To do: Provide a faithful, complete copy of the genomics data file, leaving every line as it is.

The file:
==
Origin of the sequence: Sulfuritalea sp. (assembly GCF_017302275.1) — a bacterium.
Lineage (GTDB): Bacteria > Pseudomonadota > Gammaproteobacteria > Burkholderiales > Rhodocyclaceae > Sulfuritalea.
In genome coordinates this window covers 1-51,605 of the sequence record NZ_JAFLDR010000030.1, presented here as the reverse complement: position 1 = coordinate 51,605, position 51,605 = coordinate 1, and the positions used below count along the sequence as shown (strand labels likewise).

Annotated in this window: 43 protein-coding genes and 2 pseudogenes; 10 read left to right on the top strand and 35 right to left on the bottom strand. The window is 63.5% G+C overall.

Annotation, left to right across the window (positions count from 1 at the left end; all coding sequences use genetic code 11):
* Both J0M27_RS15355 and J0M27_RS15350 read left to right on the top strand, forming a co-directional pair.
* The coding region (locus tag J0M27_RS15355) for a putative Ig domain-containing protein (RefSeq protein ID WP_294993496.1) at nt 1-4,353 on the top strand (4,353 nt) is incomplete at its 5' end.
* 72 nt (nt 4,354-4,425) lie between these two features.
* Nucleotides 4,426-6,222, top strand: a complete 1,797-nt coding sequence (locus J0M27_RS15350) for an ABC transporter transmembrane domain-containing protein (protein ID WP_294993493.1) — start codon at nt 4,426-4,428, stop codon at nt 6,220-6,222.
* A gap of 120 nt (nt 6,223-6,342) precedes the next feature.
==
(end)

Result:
Origin of the sequence: Sulfuritalea sp. (assembly GCF_017302275.1) — a bacterium.
Lineage (GTDB): Bacteria > Pseudomonadota > Gammaproteobacteria > Burkholderiales > Rhodocyclaceae > Sulfuritalea.
In genome coordinates this window covers 1-51,605 of the sequence record NZ_JAFLDR010000030.1, presented here as the reverse complement: position 1 = coordinate 51,605, position 51,605 = coordinate 1, and the positions used below count along the sequence as shown (strand labels likewise).

Annotated in this window: 43 protein-coding genes and 2 pseudogenes; 10 read left to right on the top strand and 35 right to left on the bottom strand. The window is 63.5% G+C overall.

Annotation, left to right across the window (positions count from 1 at the left end; all coding sequences use genetic code 11):
* Both J0M27_RS15355 and J0M27_RS15350 read left to right on the top strand, forming a co-directional pair.
* The coding region (locus tag J0M27_RS15355) for a putative Ig domain-containing protein (RefSeq protein ID WP_294993496.1) at nt 1-4,353 on the top strand (4,353 nt) is incomplete at its 5' end.
* 72 nt (nt 4,354-4,425) lie between these two features.
* Nucleotides 4,426-6,222, top strand: a complete 1,797-nt coding sequence (locus J0M27_RS15350) for an ABC transporter transmembrane domain-containing protein (protein ID WP_294993493.1) — start codon at nt 4,426-4,428, stop codon at nt 6,220-6,222.
* A gap of 120 nt (nt 6,223-6,342) precedes the next feature.